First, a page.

Cinema Review – The Hunter
Daniel Nettheim’s second feature film The Hunter is a slow burning thriller with a familiar premise: a lone man versus nature, a stranger entering a foreign place where not only the natives are reluctant to welcome him but the wildlife is desperate to eat him alive, too.
The film takes place in a rainy, grey Tasmania, lush with dark forests and rocky hills. Dafoe, who looks softer than usual with a beard but no less innately terrifying and intense, plays Martin, the American hunting expert who enters Australia with the job of hunting down the supposedly extinct Tasmanian Tiger, unbeknownst to the locals who assume he’s from “the university” and he’s there to study. During his stay, he lodges with a family whose father recently has gone missing in the woods, an actual university employee who is something of a free spirit, an eco warrior and whose house looks like a giant treehouse plotted on a vast field of unkempt land. His wife, predictably devastated by his disappearance, spends the first half of the film – when Martin arrives to stay with the family – doped up on prescription drugs, while her children have the run of the house that’s falling apart. And so begins Martin’s initial exploration of this alien land – where he actually plays the alien, fascinating to the children, threatening to the locals and, despite his preparation and skill, unfit for the environment.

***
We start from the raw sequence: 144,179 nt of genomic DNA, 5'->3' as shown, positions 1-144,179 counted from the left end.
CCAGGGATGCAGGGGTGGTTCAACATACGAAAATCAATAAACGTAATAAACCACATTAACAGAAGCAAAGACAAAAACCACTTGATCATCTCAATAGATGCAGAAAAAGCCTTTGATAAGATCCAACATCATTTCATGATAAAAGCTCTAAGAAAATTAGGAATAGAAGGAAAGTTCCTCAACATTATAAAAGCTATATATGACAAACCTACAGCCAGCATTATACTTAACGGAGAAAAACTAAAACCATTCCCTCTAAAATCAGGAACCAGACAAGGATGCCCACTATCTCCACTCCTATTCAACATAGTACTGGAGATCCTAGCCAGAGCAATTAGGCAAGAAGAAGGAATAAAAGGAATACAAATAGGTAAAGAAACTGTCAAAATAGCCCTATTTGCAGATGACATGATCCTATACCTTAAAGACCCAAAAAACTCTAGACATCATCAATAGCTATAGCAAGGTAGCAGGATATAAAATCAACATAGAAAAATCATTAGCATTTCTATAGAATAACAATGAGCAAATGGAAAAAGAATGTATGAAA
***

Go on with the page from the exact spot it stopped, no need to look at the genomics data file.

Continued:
So essentially there are a great number of things going on in The Hunter, thematically and narratively, and at times it feels like they’re not tied closely enough together. It’s wonderfully acted – you can’t fault Dafoe for his dedication, he’s extremely believable as this solitary man with a mysterious past, someone who isn’t wholly likeable but can carry a movie as the hero – or an anti-hero, depending on who’s side you’re on. We’re with Martin the entire time, from his trouble-with-the-locals to the times when he’s out there, hunting down a creature that no one knows for sure really exists. It would have fitted the film better had it dedicated itself to the man versus wild plot, as the blossoming relationship with his host family feels clunky and ill-fitting and far less interesting. Particularly as the disappearance of the father feels like a weak and unrewarding addition used as a tool to create some apparently interesting conspiracy plot. Without giving too much away, conspiracy rears its slightly misshapen head again towards the films climax, and instead of heaving a great sigh of relief, I found myself uttering frustration at the lack of resolution and a slightly tacky sentimental conclusion.
Nevertheless, The Hunter is certainly ambitious; Dafoe is one of Hollywood’s finest and it should be seen on that merit alone.
About The Author – Teri Williams
Teri is a former film student from Edinburgh and currently works in book publishing in London. She is a fan of bad taste films, horror, fantasy, science fiction and vintage teen comedy and has been described by her friends as a “proper nerd” and a human imdb. She can be found speaking nonsense under the twitter name @msenidcoleslaw and scribbling similar nonsense on her blog Enid’s Revenge
Have you seen this film? Are you a fan of Dafoe? Comment below…